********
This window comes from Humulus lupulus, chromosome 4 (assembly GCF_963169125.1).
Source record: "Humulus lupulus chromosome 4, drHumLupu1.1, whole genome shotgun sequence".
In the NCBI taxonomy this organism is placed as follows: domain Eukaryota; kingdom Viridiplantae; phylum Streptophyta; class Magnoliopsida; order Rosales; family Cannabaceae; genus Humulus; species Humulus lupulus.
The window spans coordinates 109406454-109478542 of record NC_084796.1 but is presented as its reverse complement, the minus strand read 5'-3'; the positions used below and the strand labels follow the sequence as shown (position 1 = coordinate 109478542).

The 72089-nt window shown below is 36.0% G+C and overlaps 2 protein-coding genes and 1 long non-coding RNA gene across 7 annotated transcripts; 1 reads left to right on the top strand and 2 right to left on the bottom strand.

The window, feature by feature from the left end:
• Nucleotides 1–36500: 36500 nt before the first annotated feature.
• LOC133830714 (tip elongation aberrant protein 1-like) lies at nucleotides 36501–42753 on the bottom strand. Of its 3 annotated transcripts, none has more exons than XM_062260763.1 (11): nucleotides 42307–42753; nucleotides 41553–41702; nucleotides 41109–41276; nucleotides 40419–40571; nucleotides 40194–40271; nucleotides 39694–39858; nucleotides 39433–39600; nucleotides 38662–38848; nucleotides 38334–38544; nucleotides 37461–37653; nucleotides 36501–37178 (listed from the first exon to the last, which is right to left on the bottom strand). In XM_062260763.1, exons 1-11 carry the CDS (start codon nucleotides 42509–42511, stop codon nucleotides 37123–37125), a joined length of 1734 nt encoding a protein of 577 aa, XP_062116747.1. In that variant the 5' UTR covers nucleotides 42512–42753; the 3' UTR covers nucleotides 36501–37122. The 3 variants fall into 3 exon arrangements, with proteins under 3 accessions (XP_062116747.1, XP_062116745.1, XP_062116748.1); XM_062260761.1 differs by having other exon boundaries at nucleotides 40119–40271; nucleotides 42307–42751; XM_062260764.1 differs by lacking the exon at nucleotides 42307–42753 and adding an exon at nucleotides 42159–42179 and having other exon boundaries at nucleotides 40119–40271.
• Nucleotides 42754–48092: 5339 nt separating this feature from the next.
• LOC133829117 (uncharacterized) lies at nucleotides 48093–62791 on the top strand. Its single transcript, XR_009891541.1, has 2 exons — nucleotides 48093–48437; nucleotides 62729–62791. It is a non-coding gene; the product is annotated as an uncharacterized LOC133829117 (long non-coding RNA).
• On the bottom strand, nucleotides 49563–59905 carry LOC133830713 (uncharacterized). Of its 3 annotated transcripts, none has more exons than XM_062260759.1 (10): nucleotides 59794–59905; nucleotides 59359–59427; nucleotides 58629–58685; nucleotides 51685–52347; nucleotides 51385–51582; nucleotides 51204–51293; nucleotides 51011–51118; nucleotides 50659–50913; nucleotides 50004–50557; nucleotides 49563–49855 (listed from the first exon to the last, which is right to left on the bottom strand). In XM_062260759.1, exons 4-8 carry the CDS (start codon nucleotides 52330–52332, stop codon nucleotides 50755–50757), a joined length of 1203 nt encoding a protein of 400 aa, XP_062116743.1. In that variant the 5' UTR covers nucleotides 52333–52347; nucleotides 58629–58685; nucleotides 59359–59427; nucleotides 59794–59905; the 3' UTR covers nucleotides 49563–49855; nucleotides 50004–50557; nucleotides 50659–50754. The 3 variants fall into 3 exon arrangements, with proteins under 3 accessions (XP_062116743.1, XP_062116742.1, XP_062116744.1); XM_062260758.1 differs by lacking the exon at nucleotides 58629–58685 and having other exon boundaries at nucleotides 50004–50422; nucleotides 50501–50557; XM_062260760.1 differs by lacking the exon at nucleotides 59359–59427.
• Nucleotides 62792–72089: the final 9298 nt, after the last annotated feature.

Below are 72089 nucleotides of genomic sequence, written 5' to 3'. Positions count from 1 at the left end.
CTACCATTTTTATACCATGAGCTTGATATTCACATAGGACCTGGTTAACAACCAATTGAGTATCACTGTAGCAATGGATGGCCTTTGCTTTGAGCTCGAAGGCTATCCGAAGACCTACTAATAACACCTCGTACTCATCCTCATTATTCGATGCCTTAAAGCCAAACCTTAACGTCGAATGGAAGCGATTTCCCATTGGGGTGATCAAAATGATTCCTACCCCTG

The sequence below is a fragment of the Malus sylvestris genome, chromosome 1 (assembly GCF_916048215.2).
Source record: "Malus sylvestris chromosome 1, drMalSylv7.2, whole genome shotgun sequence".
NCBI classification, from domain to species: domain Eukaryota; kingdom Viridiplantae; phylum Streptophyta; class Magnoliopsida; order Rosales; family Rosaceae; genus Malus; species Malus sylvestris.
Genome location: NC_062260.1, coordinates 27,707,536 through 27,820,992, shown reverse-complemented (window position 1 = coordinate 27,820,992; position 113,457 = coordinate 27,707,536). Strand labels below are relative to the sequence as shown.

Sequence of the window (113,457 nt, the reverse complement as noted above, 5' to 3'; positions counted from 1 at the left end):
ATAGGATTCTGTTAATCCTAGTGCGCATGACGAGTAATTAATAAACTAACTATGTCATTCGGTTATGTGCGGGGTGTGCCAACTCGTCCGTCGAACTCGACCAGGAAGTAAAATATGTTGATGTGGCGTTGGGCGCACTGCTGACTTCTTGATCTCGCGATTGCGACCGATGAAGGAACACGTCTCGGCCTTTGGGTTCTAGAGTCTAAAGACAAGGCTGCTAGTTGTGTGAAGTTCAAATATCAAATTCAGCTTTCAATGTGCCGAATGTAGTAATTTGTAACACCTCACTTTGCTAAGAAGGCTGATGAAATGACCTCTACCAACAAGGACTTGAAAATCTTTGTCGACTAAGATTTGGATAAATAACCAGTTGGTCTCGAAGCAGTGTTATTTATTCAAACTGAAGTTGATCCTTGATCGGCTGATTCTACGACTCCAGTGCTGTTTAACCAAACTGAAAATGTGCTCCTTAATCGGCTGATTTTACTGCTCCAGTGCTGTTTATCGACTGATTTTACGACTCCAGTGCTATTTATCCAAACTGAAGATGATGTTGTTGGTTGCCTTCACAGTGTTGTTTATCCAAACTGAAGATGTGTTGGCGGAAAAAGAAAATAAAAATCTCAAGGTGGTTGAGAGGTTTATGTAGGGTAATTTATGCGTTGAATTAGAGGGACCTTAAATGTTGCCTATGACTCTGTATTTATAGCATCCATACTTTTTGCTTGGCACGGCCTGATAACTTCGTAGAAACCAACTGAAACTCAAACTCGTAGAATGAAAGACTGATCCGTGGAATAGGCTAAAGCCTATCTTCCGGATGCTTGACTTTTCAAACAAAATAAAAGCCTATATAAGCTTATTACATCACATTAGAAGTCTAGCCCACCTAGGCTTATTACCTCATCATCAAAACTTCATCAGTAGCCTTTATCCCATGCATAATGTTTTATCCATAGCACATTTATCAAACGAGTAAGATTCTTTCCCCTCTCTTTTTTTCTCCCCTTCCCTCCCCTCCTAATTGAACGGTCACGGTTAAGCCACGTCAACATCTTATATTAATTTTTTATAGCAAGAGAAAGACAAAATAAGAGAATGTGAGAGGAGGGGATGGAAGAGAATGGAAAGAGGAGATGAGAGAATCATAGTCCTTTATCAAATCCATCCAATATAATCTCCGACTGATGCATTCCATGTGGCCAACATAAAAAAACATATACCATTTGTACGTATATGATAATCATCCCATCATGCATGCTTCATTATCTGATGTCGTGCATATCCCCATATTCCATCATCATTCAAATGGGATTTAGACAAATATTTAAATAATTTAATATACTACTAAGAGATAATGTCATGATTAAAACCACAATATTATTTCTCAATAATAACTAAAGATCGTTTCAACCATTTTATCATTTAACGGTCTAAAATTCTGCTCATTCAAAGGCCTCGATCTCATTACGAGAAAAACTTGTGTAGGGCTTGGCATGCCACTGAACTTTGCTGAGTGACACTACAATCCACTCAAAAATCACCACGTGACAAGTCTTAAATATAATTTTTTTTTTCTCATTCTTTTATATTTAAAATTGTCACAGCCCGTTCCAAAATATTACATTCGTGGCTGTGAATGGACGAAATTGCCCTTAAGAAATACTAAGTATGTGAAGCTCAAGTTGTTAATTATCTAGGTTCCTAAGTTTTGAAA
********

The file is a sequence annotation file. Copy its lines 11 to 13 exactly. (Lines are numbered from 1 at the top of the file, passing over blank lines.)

• On the bottom strand, nucleotides 49563–59905 carry LOC133830713 (uncharacterized). Of its 3 annotated transcripts, none has more exons than XM_062260759.1 (10): nucleotides 59794–59905; nucleotides 59359–59427; nucleotides 58629–58685; nucleotides 51685–52347; nucleotides 51385–51582; nucleotides 51204–51293; nucleotides 51011–51118; nucleotides 50659–50913; nucleotides 50004–50557; nucleotides 49563–49855 (listed from the first exon to the last, which is right to left on the bottom strand). In XM_062260759.1, exons 4-8 carry the CDS (start codon nucleotides 52330–52332, stop codon nucleotides 50755–50757), a joined length of 1203 nt encoding a protein of 400 aa, XP_062116743.1. In that variant the 5' UTR covers nucleotides 52333–52347; nucleotides 58629–58685; nucleotides 59359–59427; nucleotides 59794–59905; the 3' UTR covers nucleotides 49563–49855; nucleotides 50004–50557; nucleotides 50659–50754. The 3 variants fall into 3 exon arrangements, with proteins under 3 accessions (XP_062116743.1, XP_062116742.1, XP_062116744.1); XM_062260758.1 differs by lacking the exon at nucleotides 58629–58685 and having other exon boundaries at nucleotides 50004–50422; nucleotides 50501–50557; XM_062260760.1 differs by lacking the exon at nucleotides 59359–59427.
• Nucleotides 62792–72089: the final 9298 nt, after the last annotated feature.

Below are 72089 nucleotides of genomic sequence, written 5' to 3'. Positions count from 1 at the left end.